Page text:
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  • Description

    Women’s Experimental Cinema provides lively introductions to the work of fifteen avant-garde women filmmakers, some of whom worked as early as the 1950s and many of whom are still working today. In each essay in this collection, a leading film scholar considers a single filmmaker, supplying biographical information, analyzing various influences on her work, examining the development of her corpus, and interpreting a significant number of individual films. The essays rescue the work of critically neglected but influential women filmmakers for teaching, further study, and, hopefully, restoration and preservation. Just as importantly, they enrich the understanding of feminism in cinema and expand the terrain of film history, particularly the history of the American avant-garde.

    The contributors examine the work of Marie Menken, Joyce Wieland, Gunvor Nelson, Yvonne Rainer, Carolee Schneemann, Barbara Rubin, Amy Greenfield, Barbara Hammer, Chick Strand, Marjorie Keller, Leslie Thornton, Abigail Child, Peggy Ahwesh, Su Friedrich, and Cheryl Dunye. The essays highlight the diversity in these filmmakers’ forms and methods, covering topics such as how Menken used film as a way to rethink the transition from abstract expressionism to Pop Art in the 1950s and 1960s, how Rubin both objectified the body and investigated the filmic apparatus that enabled that objectification in her film Christmas on Earth (1963), and how Dunye uses film to explore her own identity as a black lesbian artist. At the same time, the essays reveal commonalities, including a tendency toward documentary rather than fiction and a commitment to nonhierarchical, collaborative production practices. The volume’s final essay focuses explicitly on teaching women’s experimental films, addressing logistical concerns (how to acquire the films and secure proper viewing spaces) and extending the range of the book by suggesting alternative films for classroom use.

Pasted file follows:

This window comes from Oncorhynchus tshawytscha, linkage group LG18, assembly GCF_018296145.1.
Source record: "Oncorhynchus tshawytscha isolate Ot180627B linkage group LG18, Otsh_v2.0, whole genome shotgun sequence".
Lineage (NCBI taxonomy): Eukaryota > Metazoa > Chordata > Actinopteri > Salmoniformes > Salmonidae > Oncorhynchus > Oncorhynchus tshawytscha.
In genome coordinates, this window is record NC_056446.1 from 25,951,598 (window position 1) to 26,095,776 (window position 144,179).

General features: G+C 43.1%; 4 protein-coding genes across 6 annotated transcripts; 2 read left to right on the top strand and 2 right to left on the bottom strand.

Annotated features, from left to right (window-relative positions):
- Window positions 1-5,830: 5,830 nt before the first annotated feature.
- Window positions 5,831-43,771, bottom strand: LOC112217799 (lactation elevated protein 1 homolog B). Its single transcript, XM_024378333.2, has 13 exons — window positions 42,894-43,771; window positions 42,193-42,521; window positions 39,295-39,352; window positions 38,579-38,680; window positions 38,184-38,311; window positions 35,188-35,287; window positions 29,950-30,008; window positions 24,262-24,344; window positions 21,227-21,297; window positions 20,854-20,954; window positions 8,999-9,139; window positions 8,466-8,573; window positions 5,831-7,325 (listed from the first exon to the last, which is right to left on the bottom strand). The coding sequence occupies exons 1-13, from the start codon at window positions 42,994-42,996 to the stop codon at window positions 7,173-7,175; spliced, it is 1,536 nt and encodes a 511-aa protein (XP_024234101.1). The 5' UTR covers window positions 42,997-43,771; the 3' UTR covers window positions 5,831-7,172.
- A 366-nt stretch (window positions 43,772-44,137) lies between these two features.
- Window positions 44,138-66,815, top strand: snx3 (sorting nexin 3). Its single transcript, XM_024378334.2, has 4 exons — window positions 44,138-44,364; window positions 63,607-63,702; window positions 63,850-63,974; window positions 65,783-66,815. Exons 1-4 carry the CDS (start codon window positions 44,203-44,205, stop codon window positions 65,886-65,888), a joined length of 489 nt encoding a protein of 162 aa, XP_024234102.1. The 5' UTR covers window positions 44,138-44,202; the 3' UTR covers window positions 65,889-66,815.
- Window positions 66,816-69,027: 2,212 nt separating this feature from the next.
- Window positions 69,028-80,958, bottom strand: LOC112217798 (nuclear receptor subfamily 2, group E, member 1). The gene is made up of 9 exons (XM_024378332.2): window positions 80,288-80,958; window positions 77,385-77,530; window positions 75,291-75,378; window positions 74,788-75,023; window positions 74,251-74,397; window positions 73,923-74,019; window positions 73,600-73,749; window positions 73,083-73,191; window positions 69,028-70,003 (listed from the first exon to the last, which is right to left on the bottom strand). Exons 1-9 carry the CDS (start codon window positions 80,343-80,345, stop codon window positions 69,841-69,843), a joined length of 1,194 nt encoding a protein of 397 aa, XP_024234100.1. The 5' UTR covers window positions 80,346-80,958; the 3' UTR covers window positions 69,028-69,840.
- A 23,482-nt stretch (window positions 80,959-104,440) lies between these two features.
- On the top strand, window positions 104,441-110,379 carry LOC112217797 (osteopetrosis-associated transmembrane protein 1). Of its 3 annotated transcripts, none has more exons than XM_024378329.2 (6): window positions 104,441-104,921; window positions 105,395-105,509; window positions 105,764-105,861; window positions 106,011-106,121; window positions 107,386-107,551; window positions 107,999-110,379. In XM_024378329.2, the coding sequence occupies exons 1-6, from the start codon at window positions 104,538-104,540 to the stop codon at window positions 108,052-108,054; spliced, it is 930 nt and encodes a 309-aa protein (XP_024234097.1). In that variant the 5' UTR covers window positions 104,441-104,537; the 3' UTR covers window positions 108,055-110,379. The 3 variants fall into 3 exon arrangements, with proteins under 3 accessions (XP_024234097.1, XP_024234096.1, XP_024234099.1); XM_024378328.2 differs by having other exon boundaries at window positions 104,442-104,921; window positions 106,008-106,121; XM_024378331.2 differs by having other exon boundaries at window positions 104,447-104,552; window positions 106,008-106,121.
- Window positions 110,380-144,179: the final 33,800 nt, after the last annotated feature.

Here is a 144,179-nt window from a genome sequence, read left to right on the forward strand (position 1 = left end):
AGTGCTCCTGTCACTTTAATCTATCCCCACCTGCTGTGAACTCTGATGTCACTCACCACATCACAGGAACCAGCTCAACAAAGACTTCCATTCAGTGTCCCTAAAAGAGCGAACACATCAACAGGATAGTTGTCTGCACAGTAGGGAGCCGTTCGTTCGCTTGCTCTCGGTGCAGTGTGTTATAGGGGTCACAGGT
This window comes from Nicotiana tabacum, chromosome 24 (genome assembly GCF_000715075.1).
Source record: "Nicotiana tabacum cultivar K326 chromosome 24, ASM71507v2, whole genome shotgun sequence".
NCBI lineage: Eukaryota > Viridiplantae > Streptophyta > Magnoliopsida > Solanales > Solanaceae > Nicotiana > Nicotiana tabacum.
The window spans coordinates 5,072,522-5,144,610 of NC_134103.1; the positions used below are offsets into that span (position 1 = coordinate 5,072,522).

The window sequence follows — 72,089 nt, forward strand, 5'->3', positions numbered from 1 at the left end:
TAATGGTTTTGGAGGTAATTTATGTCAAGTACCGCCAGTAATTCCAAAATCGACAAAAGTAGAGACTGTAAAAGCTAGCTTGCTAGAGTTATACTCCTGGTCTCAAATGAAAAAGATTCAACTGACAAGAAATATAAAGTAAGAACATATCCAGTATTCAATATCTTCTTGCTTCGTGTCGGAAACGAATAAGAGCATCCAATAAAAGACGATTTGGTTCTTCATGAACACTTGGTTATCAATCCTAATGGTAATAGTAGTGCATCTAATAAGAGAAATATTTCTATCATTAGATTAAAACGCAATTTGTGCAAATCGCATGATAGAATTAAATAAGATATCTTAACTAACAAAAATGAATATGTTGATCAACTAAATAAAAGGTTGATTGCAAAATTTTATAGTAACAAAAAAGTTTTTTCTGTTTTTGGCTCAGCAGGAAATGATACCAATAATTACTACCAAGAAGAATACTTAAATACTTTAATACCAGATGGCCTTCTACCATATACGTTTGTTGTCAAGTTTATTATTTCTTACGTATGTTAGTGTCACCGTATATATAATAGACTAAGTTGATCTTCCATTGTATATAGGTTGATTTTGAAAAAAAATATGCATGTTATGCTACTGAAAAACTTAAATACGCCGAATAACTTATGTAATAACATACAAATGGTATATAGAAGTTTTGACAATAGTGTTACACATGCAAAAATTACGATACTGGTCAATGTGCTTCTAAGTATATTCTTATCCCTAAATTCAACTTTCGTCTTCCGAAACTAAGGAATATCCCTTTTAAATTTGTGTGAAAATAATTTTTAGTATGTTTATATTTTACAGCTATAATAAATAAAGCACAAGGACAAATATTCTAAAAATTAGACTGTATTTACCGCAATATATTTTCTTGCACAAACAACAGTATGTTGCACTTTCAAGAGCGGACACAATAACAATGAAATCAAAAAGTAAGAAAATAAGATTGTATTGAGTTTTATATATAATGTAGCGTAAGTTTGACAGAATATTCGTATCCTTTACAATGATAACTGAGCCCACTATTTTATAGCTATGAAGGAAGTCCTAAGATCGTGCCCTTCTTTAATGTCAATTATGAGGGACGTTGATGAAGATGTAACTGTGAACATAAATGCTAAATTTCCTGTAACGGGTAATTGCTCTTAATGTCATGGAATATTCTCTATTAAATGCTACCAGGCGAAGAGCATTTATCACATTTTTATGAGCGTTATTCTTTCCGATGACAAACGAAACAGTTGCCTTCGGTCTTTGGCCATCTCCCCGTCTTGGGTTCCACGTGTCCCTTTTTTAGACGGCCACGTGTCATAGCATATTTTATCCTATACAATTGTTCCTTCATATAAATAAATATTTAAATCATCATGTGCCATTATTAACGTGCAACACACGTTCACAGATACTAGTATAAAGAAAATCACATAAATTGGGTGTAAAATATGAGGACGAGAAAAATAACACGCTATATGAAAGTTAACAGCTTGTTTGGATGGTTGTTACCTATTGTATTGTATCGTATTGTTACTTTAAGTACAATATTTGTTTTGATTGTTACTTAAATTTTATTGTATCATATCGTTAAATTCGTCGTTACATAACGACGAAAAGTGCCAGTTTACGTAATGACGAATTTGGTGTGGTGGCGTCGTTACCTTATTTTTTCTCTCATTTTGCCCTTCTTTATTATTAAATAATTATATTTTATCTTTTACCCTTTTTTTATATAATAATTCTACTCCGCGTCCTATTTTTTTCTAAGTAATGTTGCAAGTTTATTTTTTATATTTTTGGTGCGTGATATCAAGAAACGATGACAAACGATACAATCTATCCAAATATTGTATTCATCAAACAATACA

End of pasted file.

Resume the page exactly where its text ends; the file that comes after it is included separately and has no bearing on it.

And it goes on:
Contributors. Paul Arthur, Robin Blaetz, Noël Carroll, Janet Cutler, Mary Ann Doane, Robert A. Haller, Chris Holmlund, Chuck Kleinhans, Scott MacDonald, Kathleen McHugh, Ara Osterweil, Maria Pramaggiore, Melissa Ragona, Kathryn Ramey, M. M. Serra, Maureen Turim, William C. Wees

    About The Author(s)

    Robin Blaetz is Associate Professor and Chair of the Film Studies Program at Mount Holyoke College. She is the author of Visions of the Maid: Joan of Arc in American Film and Culture.